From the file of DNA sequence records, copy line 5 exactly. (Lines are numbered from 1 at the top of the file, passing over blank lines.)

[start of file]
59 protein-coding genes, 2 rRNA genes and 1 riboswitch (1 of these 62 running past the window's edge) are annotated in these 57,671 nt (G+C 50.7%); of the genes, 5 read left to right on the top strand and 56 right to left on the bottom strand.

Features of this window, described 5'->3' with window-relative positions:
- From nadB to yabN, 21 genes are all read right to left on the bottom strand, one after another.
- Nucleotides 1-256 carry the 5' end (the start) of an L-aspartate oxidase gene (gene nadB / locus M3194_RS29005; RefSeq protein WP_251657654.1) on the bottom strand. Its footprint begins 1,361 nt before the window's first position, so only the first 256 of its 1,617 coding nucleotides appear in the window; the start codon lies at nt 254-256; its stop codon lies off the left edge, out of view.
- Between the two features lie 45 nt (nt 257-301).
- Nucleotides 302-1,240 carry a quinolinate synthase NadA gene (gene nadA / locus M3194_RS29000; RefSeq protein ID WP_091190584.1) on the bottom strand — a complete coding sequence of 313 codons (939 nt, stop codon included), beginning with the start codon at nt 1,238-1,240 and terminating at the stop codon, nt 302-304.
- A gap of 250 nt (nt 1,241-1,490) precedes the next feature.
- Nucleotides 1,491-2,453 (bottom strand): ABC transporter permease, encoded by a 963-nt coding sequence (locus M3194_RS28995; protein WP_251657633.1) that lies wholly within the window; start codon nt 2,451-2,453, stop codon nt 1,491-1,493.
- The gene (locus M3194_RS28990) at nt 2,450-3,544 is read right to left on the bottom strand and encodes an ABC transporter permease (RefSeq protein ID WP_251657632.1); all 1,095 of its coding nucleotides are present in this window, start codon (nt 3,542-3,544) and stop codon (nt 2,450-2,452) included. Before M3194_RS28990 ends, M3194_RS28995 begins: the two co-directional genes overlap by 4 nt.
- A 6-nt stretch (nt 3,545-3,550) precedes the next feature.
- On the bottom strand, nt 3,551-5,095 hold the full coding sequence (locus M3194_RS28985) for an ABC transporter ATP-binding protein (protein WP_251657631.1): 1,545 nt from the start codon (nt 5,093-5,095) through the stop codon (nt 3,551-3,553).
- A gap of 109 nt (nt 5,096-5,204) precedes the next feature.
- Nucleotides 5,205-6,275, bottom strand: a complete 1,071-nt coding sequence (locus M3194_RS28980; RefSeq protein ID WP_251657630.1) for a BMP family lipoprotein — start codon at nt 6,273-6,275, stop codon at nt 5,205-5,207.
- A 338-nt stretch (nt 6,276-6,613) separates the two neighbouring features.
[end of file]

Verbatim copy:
- Between the two features lie 45 nt (nt 257-301).